- They should have issued a public apology for abandoning conservative principles in a cynical gamble for votes.
- They should have declared they will return to those principles and stand or fall on them in elections to come.

Instead, they took the weasely way out. They postponed any leadership convention to next October, 11 months away. In a four year election cycle, they've conceded 25 percent of it to the NDP during which they will be rudderless. For nearly a whole humiliating year the public face of the PC Party will be the man the public didn't want as Premier. And the official policies the Opposition will be endorsing will be the policies rejected by the public at large and which are too far left of the base of the Party.

How will Hugh McFadyen debate the next budget? Will he attack the NDP for spending too much when he campaigned on spending like a drunken sailor? Or will he accuse them of spending too little because he campaigned on spending more for longer.

He has, in short, zero credibility on budget matters. And he's the official spokesman for the Conservatives.

The Opposition is supposed to be seen as a government in waiting. But the caucus of the Tory Party has demonstrated it is not ready for prime time. A government has to act in a time of crisis. The Tory Party is in crisis, but the caucus doesn't have the balls to take control of the situation, to seize the reins, elect one of their own as interim leader and tell the backroom to get their act together. How can they lead a government if they can't even lead their party?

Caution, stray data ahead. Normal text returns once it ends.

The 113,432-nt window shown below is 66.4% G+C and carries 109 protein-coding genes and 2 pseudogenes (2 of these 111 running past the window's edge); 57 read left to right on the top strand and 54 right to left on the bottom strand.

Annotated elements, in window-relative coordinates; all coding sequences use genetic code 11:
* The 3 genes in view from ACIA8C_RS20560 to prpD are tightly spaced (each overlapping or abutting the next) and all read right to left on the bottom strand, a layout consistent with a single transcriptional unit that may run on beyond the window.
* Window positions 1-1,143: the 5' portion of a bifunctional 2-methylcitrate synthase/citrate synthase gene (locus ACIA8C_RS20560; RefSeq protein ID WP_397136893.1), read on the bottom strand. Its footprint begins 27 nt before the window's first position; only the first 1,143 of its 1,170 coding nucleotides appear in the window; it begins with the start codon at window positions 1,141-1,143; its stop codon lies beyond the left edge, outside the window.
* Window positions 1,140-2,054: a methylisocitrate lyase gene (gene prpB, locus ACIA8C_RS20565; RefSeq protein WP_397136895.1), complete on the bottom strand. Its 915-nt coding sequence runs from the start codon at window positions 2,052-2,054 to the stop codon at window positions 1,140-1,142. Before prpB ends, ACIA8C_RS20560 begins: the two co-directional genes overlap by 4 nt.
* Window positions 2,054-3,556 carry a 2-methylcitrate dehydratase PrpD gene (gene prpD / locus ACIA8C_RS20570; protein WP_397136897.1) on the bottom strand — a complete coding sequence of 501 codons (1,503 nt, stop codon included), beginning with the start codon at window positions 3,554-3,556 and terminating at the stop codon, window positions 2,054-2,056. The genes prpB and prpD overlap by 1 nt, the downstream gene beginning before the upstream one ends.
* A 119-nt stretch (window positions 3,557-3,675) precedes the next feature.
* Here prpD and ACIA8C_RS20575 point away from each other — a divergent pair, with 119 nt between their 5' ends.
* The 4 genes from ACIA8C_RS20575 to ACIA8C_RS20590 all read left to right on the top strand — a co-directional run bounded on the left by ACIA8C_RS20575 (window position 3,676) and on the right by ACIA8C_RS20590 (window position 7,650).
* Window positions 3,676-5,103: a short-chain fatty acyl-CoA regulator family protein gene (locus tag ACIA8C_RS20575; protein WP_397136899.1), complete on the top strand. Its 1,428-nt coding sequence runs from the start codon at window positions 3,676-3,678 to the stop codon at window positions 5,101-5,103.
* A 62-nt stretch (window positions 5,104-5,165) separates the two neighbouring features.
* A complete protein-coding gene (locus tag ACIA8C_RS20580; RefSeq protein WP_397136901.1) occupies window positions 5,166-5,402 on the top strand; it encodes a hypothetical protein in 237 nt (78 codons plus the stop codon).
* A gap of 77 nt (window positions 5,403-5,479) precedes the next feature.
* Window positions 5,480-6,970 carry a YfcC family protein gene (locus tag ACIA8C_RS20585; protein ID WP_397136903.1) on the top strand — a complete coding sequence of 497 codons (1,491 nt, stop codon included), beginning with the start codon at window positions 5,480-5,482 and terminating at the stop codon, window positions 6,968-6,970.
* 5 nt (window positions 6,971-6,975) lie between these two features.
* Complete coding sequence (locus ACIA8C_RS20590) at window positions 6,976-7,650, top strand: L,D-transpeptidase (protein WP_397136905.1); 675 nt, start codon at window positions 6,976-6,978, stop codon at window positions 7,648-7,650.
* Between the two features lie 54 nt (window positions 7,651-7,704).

Of course one reason for the lengthy delay of the leadership convention is the hope that someone will come riding over the horizon to fill the position.

As it is, three names have been floated for the leadership. There's sitting MLA Heather Stefanson who, under any other circumstances, would make an excellent choice. But she will have to explain why she ran for office on the McFadyen campaign and whether she endorses it still. And we'll see how much McFadyen allows her to speak in the Legislature or if he will continue to be a one-man show.

The only one openly campaigning for the job is former politician Brian Pallister. But he was in Manitoba during the last campaign and apparently said nothing to the contrary. He's since badmouthed the campaign, but leadership is getting ahead of public opinion, not following in its wake.

And then there's the little problem he has of credibility. We tore a strip off him in 2006 when he wanted to run for Manitoba Tory leader to replace Stu Murray and to run he was willing to force a $500,000 byelection for the federal seat he had just won.
Is an ethically challenged leader what the Conservatives want?